I would now like to respond to my opponent's arguments.

For his first contention, he claims that we could have the written evaluation and the grading system, and that the "point of middle school" is to be a transition period, where adjusting to what's to come is important. I would like to point out that adjusting to high school-type grading system isn't hard, and that once again, it is more important to focus on kids' individual strengths and weaknesses, instead of just handing out generic grades. While it's true we could have both written evaluations and grades, that would be kind of pointless, especially in middle school. Also, going off what my opponent said about middle school being a transitional period, I would like to point out that my focusing purely on their strengths and weaknesses during this time, they are making the transition from elementary school (where it doesn't matter as much) to high school (where they really matter).

For his second contention, he claims that my logic is flawed when it comes to my examples about written evaluation and feedback. I would like to point out that all my examples about written evaluations are just that: examples. I'm not saying that this is exactly what would happen, I was just pointing it out as a suggestion. My point was simply that they would be a good way of getting motivational feedback to the students at a reasonable rate.

Thirdly, he claims that written evaluations and grades do not accomplish the exact same thing. I agree, that's not what I meant when I made that statement. My point was that everything that grades can do, written evaluations can also do. Students can compare notes on what the teacher said if they want an average, and teachers will often write what they expect from the students in this written evaluation. Therefor, students will know exactly how they're doing, what they need to be doing, and what they're doing well, in addition to providing a more in-depth way of showing a student where they are and what they need to do to get to where they want to be. Written evaluations can accomplish the same things as grades, as well as providing more explanations, so they are a better form of feedback, especially for middle-schoolers.

Finally, for his fourth contention he claims that since teachers have so many students, it's difficult for them to determine how many people understand. However, teachers still grade all of those papers, so yes, there may be a lot of them, but the sheer amount is not going to stop a teacher from paying attention to the quality of the work. Because of that, teachers don't need a grading system to "see exactly what students understand, don't understand, how much they know, and how their progress has changed over a period of time", all the things my opponent said a grading system was necessary for.

And for these reasons, the grading system should be abolished.
Debate Round No. 3
Brian314

Con

I am going to begin by looking at my opponent's case, then move on to my own, and conclude with voting issues.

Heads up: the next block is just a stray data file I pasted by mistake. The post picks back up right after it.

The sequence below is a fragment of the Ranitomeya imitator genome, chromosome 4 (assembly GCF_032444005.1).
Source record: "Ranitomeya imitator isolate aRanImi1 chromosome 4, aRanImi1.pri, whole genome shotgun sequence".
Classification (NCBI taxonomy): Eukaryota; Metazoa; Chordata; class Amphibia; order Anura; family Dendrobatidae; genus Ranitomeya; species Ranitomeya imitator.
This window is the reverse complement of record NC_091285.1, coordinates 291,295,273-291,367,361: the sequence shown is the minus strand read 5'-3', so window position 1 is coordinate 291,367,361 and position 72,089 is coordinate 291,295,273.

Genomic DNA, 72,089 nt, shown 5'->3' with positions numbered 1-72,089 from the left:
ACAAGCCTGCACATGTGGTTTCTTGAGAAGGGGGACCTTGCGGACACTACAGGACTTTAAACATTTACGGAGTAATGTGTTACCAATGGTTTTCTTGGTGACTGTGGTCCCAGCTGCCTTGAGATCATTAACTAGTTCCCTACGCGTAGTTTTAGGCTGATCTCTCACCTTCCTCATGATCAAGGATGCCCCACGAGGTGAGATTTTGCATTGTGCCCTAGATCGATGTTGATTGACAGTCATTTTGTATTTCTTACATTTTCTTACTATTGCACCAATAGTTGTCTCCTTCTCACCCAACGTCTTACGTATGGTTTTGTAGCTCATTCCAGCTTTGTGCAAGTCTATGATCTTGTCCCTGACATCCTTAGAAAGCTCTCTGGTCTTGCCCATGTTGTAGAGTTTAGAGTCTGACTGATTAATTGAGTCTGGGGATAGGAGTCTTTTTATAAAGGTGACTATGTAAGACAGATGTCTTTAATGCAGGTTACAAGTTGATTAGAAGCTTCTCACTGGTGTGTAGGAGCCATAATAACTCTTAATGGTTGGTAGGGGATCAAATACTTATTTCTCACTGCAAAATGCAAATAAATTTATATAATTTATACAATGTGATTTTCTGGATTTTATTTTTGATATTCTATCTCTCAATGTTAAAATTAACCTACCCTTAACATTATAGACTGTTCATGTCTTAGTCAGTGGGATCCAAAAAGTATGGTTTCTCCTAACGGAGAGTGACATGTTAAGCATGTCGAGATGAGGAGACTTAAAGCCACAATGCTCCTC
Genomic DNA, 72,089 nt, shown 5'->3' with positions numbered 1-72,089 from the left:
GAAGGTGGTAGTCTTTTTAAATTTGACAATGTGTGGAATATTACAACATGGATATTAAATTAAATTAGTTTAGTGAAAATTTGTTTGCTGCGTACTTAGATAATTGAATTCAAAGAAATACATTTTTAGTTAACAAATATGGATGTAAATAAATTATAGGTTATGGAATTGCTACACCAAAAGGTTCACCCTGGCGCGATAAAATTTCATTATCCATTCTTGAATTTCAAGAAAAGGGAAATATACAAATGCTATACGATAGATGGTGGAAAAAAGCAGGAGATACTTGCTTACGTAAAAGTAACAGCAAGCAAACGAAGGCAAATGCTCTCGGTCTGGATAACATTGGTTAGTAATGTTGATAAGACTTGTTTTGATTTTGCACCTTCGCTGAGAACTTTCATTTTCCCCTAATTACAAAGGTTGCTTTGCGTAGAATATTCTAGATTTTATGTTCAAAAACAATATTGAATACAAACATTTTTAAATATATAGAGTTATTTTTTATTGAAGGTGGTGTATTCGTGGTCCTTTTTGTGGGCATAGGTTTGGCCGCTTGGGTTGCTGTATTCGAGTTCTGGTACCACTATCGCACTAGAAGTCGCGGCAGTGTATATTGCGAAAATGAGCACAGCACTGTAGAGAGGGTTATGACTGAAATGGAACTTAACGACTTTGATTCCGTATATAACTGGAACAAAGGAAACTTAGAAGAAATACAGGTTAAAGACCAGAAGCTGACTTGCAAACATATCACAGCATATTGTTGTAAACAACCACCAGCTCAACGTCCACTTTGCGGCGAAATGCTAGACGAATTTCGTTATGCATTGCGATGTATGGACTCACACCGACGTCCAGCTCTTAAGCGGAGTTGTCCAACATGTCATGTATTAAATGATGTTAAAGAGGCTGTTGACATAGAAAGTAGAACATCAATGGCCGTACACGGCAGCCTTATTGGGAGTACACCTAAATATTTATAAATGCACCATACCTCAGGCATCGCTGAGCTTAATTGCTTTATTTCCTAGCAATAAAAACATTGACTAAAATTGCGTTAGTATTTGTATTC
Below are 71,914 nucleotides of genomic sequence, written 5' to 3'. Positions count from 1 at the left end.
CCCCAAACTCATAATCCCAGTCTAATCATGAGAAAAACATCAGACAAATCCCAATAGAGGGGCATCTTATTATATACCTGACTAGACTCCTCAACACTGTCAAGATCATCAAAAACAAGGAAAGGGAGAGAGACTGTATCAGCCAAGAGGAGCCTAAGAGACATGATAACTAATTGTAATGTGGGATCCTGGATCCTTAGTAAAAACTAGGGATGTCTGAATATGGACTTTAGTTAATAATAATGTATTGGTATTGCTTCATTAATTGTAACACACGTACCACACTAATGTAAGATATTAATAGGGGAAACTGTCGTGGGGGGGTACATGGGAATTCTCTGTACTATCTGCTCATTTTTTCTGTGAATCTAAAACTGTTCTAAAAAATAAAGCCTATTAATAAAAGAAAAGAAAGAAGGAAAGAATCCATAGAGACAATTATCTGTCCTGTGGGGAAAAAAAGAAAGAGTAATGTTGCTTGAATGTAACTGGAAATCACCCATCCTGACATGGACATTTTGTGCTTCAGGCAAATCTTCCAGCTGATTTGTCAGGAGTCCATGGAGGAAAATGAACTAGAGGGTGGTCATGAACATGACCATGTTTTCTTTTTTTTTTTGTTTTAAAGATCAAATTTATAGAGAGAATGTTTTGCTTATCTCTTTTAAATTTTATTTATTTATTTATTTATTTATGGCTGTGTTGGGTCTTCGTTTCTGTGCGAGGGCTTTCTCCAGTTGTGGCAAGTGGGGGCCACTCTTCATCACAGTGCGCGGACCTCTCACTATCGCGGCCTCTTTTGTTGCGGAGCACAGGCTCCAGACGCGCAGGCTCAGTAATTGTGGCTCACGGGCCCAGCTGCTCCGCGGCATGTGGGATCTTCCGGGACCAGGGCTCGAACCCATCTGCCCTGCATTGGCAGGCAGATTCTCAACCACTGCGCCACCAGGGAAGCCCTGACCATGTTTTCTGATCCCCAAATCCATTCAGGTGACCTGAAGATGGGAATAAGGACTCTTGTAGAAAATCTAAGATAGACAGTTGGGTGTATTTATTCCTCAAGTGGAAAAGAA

My opponent first concedes to my point that slackers will continue to be slackers and overachievers will continue being overachievers whether or not there is a grading system in place. She then moves on the address the middle ground, those that are indifferent towards learning. According to my opponent, the grading system poses as a barrier for those indifferent towards learning, so that they only do what is necessary and "there is no incentive for doing more". However, without the presence of a grading system, there is no incentive at all. In a school with a grading system, the grade acts as the incentive for students to do the best that they can in order to ensure the best grade that they can achieve. In a school without a grading system, there is no incentive for doing the best that a student can do for those that are indifferent to learning, since they are not motivated to learn. My opponent brings up the incentive regarding "the fun of not knowing how well you can do" that she claims is only present in the absence of the grading system for those that are indifferent about learning. Students that are indifferent about learning neither care about learning nor intentionally try to avoid learning. Students who do not care about learning, which includes the category of "indifferent students", will not see "the fun of not knowing how well you can do" as an incentive, since they do not actively care about "knowing". Therefore, with a grading system in place, students are more motivated to learn than without a grading system, and students will learn more.

Moving on to my opponent's second contention, my opponent states that students who fail an assignment are likely to be embarrassed, and they will not want to tell their parents or ask for help. She says that by eliminating grades, we are eliminating stress. Though this may appear to be true at first, in actuality, if we eliminate grades, we are making life much more stressful for these students in their future. If a student gets an F on an assignment, they will feel stressed, yes. And they will most likely not like this stress. Therefore, on their next assignment, regardless of whether or not they asked for help or not, they will not want to fail another assignment, and this will encourage students to work harder and try to be better. Students don't want to fail, and if failing is a possibility, students will be motivated to try not to fail. Once again, this has shown that grades act as a strong motivator for students to work harder and try their best.